25 Sep Bankruptcy Basics: Why Would The Judge Deny My Discharge?
Well, you did it. You did all the paperwork by yourself and turned it all in on time. You went to the Meeting of Creditors and faced the Chapter trustee’s questions and answered them all (the answers that the trustee was looking for). Now, just when you thought your case was over, a notice from the Bankruptcy Court has appeared in your mailbox saying that the Judge is setting a hearing on why you should be denied a discharge? Why?
One of the reasons that the judge would deny a discharge is that you filed a Chapter 7 case within 8 years of filing an earlier Chapter 7 case. The rule is now 8 years between filings, period. No judicial discretion (meaning, you can write a nice letter to the judge but it makes absolutely no difference, the judge has no choice under the new rules).
Another reason that the judge would deny a discharge is that you filed a Chapter 13 case immediately after finishing up a Chapter 7 case (these are sometimes called “Chapter 20’s”). A discharge in a Chapter 13 cannot be entered if it has been less than six years since a Chapter 7 discharge unless 100% of the debts are paid or maybe 70% if all your best efforts are put into paying that 70%.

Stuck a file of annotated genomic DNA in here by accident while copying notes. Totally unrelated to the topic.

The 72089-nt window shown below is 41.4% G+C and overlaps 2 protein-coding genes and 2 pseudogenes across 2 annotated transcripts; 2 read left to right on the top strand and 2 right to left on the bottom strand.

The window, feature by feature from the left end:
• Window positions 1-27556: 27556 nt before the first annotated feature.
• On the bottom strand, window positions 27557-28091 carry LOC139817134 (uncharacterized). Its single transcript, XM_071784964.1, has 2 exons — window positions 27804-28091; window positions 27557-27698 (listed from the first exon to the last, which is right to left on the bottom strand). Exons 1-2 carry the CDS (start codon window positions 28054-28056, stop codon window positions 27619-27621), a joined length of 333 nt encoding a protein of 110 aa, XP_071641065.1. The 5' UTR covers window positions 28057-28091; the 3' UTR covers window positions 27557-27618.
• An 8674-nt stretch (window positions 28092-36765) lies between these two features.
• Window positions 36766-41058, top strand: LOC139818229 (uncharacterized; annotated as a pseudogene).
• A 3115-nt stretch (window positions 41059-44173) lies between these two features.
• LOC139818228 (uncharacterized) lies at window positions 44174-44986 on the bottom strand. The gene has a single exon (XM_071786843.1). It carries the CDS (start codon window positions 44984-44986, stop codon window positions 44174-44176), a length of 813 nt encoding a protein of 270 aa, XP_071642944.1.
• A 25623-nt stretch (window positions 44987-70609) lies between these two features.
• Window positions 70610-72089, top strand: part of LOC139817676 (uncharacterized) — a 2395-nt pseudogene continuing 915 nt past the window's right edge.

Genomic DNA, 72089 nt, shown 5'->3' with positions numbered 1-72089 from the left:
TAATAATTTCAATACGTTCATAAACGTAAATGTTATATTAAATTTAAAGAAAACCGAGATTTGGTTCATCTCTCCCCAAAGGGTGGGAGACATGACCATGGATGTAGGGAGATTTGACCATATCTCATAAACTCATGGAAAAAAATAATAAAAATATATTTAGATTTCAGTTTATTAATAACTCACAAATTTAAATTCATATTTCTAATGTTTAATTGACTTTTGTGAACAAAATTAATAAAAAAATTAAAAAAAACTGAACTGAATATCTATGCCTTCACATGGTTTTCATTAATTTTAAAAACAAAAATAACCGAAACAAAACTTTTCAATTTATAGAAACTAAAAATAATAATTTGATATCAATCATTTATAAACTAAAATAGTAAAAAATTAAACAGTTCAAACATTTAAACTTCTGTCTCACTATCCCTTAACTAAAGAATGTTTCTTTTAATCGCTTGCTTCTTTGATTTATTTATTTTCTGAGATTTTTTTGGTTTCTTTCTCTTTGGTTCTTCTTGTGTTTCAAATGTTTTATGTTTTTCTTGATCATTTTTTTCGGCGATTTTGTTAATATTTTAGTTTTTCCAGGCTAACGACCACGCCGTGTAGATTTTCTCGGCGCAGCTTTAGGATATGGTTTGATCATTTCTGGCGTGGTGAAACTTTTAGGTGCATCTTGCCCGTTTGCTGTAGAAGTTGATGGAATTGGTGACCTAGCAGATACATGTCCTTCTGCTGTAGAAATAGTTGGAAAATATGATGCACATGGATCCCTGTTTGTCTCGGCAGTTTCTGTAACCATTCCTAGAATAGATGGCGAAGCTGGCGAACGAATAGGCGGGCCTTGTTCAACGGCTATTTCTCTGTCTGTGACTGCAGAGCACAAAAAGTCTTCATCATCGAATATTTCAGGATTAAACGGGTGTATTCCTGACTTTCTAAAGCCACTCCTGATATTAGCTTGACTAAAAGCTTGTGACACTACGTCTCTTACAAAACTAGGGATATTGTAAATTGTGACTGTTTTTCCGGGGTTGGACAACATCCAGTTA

Another reason that the judge might deny a discharge is because the United States Trustee has asked the court to deny discharge under 11 U.S.C. section 727–basically, the United States Trustee has told the court that you committed fraud in your filing of the schedules and that ALL of your debts should not be dischargeable. This is very very serious.
Another reason might be that the Judge has brought his own motion (this is called a “sua sponte” motion–a Latin term for because the judge thinks so) based on either testimony presented during a hearing or his observations of your schedules combined with testimony. Again, very serious consequences for the debtor.
There are other reasons why a discharge might be denied but you can see how important it is to fill out your paperwork correctly, honestly and accurately and to be brutally honest with the trustee, the court, and the schedules you file with the court. The consequences of not seeking legal advice on these issues can be long-lasting and financially devastating.
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